There are lots of sounds I’ve become accustomed to after years of living in Japan.
The nasally, high-pitched calls of Irasshaimase! when you enter a store.
The sounds of crosswalk signals, train crossings, and buzzers for people who are cutting it too close.
The almost silent sound of approaching cars with their noiseless engines.
There’s a sing-song tone played at 4:30pm in the winters and 5:30pm in the summers, alerting kids that are out playing that it’s time to head home.
The heart-attack-inducing, wake-you-up-from-the-dead alert on cell phones that an earthquake is imminent.
There’s another tone that is played over loud speakers that announce when schools are dismissing and kids will be walking home. Evacuation announcements if a mudslide or flooding seems possible. Announcements made by city officials in case there is a missing elderly person who has wandered away or if there has been a pervert or a suspicious person reported in the area. This happens sometimes.
(That’s one thing I appreciate is that all parents are alerted on cell phones as well).
These announcements are often a bit difficult for me to understand a distance. There’s a bit of an echo effect happening… and it’s a loud speaker. They’re hard enough to understand in English.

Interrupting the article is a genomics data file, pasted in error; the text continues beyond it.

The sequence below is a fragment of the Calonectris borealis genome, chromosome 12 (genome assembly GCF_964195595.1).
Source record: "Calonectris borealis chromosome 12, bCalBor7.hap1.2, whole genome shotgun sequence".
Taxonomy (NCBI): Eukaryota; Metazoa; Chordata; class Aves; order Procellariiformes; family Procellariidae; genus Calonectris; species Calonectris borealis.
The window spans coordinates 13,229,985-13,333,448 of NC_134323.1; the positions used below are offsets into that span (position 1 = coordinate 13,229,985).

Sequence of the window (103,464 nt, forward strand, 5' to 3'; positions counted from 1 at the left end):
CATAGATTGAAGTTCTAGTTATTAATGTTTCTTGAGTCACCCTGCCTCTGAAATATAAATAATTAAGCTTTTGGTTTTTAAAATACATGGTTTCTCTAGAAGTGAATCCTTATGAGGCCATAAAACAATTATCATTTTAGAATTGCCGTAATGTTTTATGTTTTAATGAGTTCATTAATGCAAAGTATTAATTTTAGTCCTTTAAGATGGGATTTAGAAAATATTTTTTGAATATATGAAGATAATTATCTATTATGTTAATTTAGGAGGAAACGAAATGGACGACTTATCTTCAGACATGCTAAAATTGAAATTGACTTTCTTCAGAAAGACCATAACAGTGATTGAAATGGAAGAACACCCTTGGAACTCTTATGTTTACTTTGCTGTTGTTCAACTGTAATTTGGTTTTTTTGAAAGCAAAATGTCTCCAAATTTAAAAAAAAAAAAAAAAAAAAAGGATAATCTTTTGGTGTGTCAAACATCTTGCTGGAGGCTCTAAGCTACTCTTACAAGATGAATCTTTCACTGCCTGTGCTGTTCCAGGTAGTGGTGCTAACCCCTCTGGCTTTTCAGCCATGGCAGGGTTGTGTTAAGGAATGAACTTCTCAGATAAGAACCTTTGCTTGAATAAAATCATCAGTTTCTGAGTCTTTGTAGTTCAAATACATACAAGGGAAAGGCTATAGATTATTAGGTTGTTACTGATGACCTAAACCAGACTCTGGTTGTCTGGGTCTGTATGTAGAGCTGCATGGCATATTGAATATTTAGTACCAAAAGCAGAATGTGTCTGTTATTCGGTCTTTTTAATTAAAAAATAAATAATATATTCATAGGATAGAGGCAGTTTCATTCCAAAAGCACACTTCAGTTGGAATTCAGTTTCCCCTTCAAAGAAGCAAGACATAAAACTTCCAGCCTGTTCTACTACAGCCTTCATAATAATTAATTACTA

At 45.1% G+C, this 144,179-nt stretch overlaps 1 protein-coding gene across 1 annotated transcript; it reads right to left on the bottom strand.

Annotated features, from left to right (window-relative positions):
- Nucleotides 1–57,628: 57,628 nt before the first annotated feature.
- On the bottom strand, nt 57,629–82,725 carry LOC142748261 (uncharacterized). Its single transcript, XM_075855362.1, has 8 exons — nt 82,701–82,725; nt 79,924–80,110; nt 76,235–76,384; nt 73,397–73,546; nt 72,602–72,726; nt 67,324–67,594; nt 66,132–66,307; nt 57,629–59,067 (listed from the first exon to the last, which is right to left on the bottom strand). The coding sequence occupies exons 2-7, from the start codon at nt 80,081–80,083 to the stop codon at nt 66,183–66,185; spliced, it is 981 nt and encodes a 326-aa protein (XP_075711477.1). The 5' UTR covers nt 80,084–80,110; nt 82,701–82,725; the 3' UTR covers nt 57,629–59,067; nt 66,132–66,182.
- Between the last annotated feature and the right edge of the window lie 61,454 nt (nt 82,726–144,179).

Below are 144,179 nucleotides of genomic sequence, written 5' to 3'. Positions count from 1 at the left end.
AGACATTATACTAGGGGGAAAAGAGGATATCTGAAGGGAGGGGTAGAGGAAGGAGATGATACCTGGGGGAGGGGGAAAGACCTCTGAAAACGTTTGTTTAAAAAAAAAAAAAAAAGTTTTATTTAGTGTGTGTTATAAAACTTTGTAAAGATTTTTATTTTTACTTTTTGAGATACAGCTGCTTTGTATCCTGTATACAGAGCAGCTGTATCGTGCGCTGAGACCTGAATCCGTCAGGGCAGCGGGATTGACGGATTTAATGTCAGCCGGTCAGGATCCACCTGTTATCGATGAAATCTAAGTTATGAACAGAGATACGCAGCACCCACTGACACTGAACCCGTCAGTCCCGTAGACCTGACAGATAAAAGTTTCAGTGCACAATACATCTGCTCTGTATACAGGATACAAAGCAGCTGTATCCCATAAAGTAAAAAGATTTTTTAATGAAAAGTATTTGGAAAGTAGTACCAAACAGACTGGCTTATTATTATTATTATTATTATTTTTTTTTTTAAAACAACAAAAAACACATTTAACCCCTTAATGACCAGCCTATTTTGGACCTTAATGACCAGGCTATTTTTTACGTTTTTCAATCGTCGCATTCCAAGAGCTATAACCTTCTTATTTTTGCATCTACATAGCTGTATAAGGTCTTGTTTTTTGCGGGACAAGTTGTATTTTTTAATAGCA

The other day I heard a sound coming from the loud speakers. I was inside in our home office working, and the sound seemed… ominous.
Like… do you remember when we all used dial-up? And that sound while it was connecting– well– if that sound went bad– that’s what this sound reminded me of.
I tried to listen carefully… to no avail. I checked my phone… was N. Korea sending over missiles? I’ve heard recently of people getting alerts on their phones to that effect.
No, no alerts. People weren’t rushing around in the streets.
Everything just seemed… normal.
But what could it all have meant?
It reminded me of the days after the big earthquake in 2011. Everyone was in a calm-sort of panic… the way it seems to be done here. People were lined up in advance of store openings and shelves were empty. Train routes were unpredictable, rolling black-outs were happening in light of the Fukushima Nuclear meltdown. Everyone in masks, worried about radiation poisoning. Constant aftershocks literally gave me motion sickness, as it felt like we were on a boat…. for days.
And there were frequent announcements over the loud speakers about these things.
My Japanese at that time was not near good enough to be able to understand them. So, to say the least, there was a bit of unease.
Anyway, this new noise brought me back to those days.
I sent over a message to two nearby moms to see if they knew what was going on. One hadn’t heard it, and the other had found out that it was a earthquake alert testing system that had happened. She also agreed that it was a terrible noise she’d never heard before.
I was relieved, but surprised at the memories it brought back. Of course, absolutely nothing was wrong. It also got me to thinking about all the noises I’ve come to learn what they mean and the ones I don’t even hear anymore.
What are sounds that stand out to you in your life?